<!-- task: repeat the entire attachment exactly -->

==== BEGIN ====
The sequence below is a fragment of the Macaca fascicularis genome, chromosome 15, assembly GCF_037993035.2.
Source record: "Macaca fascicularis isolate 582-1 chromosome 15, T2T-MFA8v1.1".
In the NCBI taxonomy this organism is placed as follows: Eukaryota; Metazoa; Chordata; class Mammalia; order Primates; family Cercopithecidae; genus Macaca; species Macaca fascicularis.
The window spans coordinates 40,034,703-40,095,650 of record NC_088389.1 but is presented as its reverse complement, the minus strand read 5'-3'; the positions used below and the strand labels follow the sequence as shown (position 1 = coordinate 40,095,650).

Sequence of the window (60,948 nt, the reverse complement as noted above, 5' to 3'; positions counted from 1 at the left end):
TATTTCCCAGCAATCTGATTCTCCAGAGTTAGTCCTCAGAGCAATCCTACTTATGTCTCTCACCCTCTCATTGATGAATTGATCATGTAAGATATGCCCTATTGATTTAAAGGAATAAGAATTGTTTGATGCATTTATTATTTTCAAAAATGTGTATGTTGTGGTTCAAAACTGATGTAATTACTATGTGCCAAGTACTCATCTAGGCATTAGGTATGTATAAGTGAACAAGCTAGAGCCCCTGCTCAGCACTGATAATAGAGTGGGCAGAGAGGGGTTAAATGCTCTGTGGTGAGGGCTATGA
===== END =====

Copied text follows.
The sequence below is a fragment of the Macaca fascicularis genome, chromosome 15, assembly GCF_037993035.2.
Source record: "Macaca fascicularis isolate 582-1 chromosome 15, T2T-MFA8v1.1".
In the NCBI taxonomy this organism is placed as follows: Eukaryota; Metazoa; Chordata; class Mammalia; order Primates; family Cercopithecidae; genus Macaca; species Macaca fascicularis.
The window spans coordinates 40,034,703-40,095,650 of record NC_088389.1 but is presented as its reverse complement, the minus strand read 5'-3'; the positions used below and the strand labels follow the sequence as shown (position 1 = coordinate 40,095,650).

Sequence of the window (60,948 nt, the reverse complement as noted above, 5' to 3'; positions counted from 1 at the left end):
TATTTCCCAGCAATCTGATTCTCCAGAGTTAGTCCTCAGAGCAATCCTACTTATGTCTCTCACCCTCTCATTGATGAATTGATCATGTAAGATATGCCCTATTGATTTAAAGGAATAAGAATTGTTTGATGCATTTATTATTTTCAAAAATGTGTATGTTGTGGTTCAAAACTGATGTAATTACTATGTGCCAAGTACTCATCTAGGCATTAGGTATGTATAAGTGAACAAGCTAGAGCCCCTGCTCAGCACTGATAATAGAGTGGGCAGAGAGGGGTTAAATGCTCTGTGGTGAGGGCTATGA